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Local organizations launch ‘Roswell Teen Talk’ to address mental health

ROSWELL, Ga. — Roswell Rotary and Wellstar North Fulton are partnering to increase access to behavioral health resources and prevent suicide among youth. 

“Roswell Teen Talk,” a five-episode limited series podcast, launched Oct. 11, featuring peer-to-peer content and stories with resources, tips and experiences intended to help listeners determine when and how to seek help for themselves, a friend or a loved one. 

While the experiences shared come straight from a diverse group of Roswell High School and Fellowship Christian students, they are guided by Wellstar Health System experts to ensure the resources shared are accurate, relevant and actionable.

The first episode is titled, “Don’t Say ‘Yes’ to the Stress: Stressors, Coping Mechanisms and Mental Health.” In the episode, Roswell teens talk about how stress impacts them and share practical tips on how to cope with the effects. The Roswell teens participating in the podcast were chosen by fellow Rotarians and represent all grade levels. 

They include band members, cheerleaders and football players, which Roswell Rotary Club past President Becky Stone said was important to let others know they’re not alone and it’s OK to seek help.  

“You never know whose story could make a difference in someone else’s life,” Stone said. 

Typically, Roswell Rotary divides the funds raised from its annual golf and tennis tournament among 30 charities. This year, Stone said they decided to focus on a Community Impact Project with the hopes of making a “big difference.” Roswell Rotary and Wellstar North Fulton then met with different parties, including a social worker from Roswell High School, to brainstorm ideas. 

From there, they decided to invest $57,000 toward the launch of “Roswell Teen Talk” through a partnership with the Wellstar Foundation. Dr. Ryan Breshears, chief behavioral health officer at Wellstar Health System, will serve as a guide. He said the emergency rooms in local hospitals treat youth every single day for a wide range of behavioral health crises.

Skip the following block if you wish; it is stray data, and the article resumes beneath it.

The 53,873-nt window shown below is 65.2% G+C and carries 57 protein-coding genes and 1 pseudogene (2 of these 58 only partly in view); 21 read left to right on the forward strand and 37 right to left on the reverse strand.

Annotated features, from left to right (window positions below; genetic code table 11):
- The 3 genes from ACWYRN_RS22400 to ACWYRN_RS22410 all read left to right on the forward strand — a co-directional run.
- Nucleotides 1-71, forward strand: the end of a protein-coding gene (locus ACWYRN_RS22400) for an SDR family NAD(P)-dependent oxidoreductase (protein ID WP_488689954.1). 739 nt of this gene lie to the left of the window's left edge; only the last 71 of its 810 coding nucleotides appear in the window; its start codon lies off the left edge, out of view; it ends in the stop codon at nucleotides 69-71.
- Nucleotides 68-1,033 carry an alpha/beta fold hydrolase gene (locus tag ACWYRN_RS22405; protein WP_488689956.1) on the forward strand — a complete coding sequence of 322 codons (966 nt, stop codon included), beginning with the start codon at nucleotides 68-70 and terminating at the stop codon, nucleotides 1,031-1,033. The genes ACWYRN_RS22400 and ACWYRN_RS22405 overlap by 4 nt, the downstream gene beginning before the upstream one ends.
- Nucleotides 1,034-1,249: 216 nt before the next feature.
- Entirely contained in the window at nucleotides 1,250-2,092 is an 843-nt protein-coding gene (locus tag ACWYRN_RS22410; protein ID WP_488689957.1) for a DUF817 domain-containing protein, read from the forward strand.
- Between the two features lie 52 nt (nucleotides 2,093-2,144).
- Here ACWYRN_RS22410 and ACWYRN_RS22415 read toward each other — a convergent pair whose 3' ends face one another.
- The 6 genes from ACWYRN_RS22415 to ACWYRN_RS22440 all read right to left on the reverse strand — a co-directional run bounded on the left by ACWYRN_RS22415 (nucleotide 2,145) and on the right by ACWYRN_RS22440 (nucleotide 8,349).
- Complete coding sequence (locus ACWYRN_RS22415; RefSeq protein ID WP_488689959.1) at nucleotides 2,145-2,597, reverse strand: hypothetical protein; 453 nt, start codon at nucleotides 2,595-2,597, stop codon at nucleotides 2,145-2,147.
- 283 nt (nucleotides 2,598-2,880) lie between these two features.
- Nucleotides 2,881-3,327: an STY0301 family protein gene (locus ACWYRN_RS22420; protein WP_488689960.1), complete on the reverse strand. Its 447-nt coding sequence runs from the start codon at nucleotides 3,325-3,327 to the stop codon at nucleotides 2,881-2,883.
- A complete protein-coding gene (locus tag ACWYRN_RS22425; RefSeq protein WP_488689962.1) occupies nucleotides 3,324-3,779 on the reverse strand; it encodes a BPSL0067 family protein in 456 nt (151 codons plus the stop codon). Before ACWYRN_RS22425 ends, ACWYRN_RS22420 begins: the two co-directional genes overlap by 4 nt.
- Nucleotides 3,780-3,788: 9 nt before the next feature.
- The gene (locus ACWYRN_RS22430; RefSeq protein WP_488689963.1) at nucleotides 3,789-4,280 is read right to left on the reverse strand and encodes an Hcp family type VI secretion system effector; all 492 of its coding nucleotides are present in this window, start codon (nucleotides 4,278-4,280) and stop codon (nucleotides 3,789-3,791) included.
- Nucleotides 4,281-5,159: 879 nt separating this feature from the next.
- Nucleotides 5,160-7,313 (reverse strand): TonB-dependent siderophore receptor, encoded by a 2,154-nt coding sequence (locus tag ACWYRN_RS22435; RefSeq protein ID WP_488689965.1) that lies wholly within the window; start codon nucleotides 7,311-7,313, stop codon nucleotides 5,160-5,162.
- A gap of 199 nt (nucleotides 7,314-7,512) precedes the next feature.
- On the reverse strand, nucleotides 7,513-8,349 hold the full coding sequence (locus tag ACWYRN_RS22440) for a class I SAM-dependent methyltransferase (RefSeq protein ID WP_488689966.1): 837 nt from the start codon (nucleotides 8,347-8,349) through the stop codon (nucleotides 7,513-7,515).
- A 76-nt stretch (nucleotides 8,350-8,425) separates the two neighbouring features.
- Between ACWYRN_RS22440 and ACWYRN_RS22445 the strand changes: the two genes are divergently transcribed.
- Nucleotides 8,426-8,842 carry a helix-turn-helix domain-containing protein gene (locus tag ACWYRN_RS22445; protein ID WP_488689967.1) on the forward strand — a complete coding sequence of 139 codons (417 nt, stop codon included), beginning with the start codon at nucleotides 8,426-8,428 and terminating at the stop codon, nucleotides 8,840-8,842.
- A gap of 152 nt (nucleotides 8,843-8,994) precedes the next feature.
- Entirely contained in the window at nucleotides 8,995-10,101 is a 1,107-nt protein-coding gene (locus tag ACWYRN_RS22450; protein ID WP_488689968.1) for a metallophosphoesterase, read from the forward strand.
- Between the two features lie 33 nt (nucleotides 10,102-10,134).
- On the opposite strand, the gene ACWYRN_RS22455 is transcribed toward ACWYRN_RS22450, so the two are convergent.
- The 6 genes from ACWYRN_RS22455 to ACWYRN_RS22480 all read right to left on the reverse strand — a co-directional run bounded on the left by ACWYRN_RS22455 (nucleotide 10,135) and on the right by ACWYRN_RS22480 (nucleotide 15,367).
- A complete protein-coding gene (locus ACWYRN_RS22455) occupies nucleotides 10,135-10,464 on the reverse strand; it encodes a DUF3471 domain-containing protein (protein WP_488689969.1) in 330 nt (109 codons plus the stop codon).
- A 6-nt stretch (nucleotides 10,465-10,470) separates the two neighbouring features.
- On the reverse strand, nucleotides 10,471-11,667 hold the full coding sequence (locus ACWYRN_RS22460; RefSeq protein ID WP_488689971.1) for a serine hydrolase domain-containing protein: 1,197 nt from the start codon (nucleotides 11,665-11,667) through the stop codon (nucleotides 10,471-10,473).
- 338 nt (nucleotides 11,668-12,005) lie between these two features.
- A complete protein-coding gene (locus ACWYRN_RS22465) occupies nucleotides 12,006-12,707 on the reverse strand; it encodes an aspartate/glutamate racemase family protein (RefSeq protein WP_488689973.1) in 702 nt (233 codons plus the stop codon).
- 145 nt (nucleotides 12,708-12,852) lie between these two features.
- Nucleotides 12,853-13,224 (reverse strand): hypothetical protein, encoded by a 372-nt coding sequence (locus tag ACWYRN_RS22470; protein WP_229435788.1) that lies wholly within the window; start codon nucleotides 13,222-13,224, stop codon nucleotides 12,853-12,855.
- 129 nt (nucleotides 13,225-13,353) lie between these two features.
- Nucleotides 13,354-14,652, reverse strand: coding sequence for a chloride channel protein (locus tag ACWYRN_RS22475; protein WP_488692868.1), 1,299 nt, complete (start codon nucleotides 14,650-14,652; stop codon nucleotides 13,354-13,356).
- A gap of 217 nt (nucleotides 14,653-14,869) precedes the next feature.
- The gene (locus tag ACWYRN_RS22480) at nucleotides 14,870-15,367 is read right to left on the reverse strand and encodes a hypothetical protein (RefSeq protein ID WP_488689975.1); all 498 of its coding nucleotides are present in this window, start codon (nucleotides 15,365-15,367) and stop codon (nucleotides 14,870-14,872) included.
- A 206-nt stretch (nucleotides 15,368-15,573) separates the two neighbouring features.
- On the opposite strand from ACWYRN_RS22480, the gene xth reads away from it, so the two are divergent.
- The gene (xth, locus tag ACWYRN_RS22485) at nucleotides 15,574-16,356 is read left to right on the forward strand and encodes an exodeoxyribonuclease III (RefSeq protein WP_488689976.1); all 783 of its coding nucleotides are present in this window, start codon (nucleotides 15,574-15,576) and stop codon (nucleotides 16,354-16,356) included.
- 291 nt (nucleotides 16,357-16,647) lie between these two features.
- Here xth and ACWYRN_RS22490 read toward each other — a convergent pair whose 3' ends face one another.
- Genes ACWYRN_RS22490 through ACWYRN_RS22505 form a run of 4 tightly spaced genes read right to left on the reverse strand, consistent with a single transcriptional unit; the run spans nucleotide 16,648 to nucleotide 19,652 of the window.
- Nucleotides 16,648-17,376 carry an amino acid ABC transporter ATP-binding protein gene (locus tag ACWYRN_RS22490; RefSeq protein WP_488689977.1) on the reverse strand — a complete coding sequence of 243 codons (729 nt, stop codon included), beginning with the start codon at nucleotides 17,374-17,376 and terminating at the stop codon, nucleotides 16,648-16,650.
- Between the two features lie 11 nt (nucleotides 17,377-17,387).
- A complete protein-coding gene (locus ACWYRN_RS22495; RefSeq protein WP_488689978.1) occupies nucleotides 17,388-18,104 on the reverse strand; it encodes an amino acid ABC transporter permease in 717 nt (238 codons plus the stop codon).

“It is so important to find ways to assist teens, their parents and loved ones through difficult times and direct them to resources before they end up in the emergency department,” Breshears said. 

According to Wellstar, nearly 4 million people in Georgia are living with a behavioral health condition, and the last few years of the pandemic have only exacerbated the severity of the problem and the need for enhanced, accessible behavioral health resources. 

This is especially true for youth, many of whom have or know a friend or loved one who has faced behavioral health issues. Wellstar states youth ages 11-17 are more likely than any other age group to exhibit moderate to severe symptoms of anxiety and depression. 

With 1,451 deaths by suicide in Georgia in 2019, prior to the impact of the pandemic, and suicide as the second leading cause of death in the state for individuals 10 to 34, there is an urgent need to expand education, support and access to behavioral health care in local communities, according to Wellstar. 

Roswell Rotary Club immediate Past President Terry Taylor said he hopes the podcast format will help reduce barriers and stigmas related to behavioral health. 

“This critical information is available privately, and it’s accessible right in your phone or laptop,” Taylor said. “Teens, teachers, friends and parents can listen on their own to start getting the help they need even before they ask for it.” 

All five episodes of “Roswell Teen Talk” are available now and are streaming for free on Spotify, Apple Podcasts or at roswellteentalk.podbean.com. In addition to listening to the podcast, if you or someone you know needs help, the new 988 Suicide & Crisis Lifeline is available. For help, call or text 988 or visit 988lifeline.org.

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Reach Chamian Cruz at 770-847-8079. Follow her on Twitter @xchamian.